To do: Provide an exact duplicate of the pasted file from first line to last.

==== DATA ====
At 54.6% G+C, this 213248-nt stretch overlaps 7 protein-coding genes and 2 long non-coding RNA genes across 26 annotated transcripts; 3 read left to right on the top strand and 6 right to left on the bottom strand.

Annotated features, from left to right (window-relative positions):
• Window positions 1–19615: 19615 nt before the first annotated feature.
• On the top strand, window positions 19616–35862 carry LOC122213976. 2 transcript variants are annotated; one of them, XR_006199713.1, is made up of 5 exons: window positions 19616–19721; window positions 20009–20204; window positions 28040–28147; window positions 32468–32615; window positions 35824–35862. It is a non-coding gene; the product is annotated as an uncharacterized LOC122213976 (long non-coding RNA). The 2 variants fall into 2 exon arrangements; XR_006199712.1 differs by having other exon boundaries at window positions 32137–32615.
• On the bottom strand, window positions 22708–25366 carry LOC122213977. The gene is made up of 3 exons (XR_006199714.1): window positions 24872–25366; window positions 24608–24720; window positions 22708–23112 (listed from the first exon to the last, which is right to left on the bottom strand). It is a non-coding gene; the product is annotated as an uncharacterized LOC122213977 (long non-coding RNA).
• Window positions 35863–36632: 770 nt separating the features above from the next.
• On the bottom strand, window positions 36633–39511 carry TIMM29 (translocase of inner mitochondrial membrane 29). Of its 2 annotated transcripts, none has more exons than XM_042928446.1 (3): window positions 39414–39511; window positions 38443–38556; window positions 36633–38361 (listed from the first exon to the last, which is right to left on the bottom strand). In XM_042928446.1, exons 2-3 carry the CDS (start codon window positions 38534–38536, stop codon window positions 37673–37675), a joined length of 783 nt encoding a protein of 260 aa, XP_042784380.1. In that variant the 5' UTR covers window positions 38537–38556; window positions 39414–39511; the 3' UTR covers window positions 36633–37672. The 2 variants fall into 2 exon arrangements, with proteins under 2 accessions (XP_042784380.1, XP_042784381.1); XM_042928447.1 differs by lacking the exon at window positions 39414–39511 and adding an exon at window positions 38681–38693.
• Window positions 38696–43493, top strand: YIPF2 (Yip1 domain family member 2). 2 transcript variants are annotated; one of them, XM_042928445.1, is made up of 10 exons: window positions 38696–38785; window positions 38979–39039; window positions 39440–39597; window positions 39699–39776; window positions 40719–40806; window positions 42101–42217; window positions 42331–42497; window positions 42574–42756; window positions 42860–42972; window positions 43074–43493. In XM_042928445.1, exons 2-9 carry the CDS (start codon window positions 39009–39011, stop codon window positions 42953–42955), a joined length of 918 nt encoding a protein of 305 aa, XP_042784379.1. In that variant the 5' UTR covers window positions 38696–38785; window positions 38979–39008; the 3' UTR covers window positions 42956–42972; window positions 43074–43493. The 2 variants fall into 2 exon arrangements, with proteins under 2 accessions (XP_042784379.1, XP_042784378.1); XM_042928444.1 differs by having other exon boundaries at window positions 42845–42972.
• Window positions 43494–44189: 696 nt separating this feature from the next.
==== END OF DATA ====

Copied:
At 54.6% G+C, this 213248-nt stretch overlaps 7 protein-coding genes and 2 long non-coding RNA genes across 26 annotated transcripts; 3 read left to right on the top strand and 6 right to left on the bottom strand.

Annotated features, from left to right (window-relative positions):
• Window positions 1–19615: 19615 nt before the first annotated feature.
• On the top strand, window positions 19616–35862 carry LOC122213976. 2 transcript variants are annotated; one of them, XR_006199713.1, is made up of 5 exons: window positions 19616–19721; window positions 20009–20204; window positions 28040–28147; window positions 32468–32615; window positions 35824–35862. It is a non-coding gene; the product is annotated as an uncharacterized LOC122213976 (long non-coding RNA). The 2 variants fall into 2 exon arrangements; XR_006199712.1 differs by having other exon boundaries at window positions 32137–32615.
• On the bottom strand, window positions 22708–25366 carry LOC122213977. The gene is made up of 3 exons (XR_006199714.1): window positions 24872–25366; window positions 24608–24720; window positions 22708–23112 (listed from the first exon to the last, which is right to left on the bottom strand). It is a non-coding gene; the product is annotated as an uncharacterized LOC122213977 (long non-coding RNA).
• Window positions 35863–36632: 770 nt separating the features above from the next.
• On the bottom strand, window positions 36633–39511 carry TIMM29 (translocase of inner mitochondrial membrane 29). Of its 2 annotated transcripts, none has more exons than XM_042928446.1 (3): window positions 39414–39511; window positions 38443–38556; window positions 36633–38361 (listed from the first exon to the last, which is right to left on the bottom strand). In XM_042928446.1, exons 2-3 carry the CDS (start codon window positions 38534–38536, stop codon window positions 37673–37675), a joined length of 783 nt encoding a protein of 260 aa, XP_042784380.1. In that variant the 5' UTR covers window positions 38537–38556; window positions 39414–39511; the 3' UTR covers window positions 36633–37672. The 2 variants fall into 2 exon arrangements, with proteins under 2 accessions (XP_042784380.1, XP_042784381.1); XM_042928447.1 differs by lacking the exon at window positions 39414–39511 and adding an exon at window positions 38681–38693.
• Window positions 38696–43493, top strand: YIPF2 (Yip1 domain family member 2). 2 transcript variants are annotated; one of them, XM_042928445.1, is made up of 10 exons: window positions 38696–38785; window positions 38979–39039; window positions 39440–39597; window positions 39699–39776; window positions 40719–40806; window positions 42101–42217; window positions 42331–42497; window positions 42574–42756; window positions 42860–42972; window positions 43074–43493. In XM_042928445.1, exons 2-9 carry the CDS (start codon window positions 39009–39011, stop codon window positions 42953–42955), a joined length of 918 nt encoding a protein of 305 aa, XP_042784379.1. In that variant the 5' UTR covers window positions 38696–38785; window positions 38979–39008; the 3' UTR covers window positions 42956–42972; window positions 43074–43493. The 2 variants fall into 2 exon arrangements, with proteins under 2 accessions (XP_042784379.1, XP_042784378.1); XM_042928444.1 differs by having other exon boundaries at window positions 42845–42972.
• Window positions 43494–44189: 696 nt separating this feature from the next.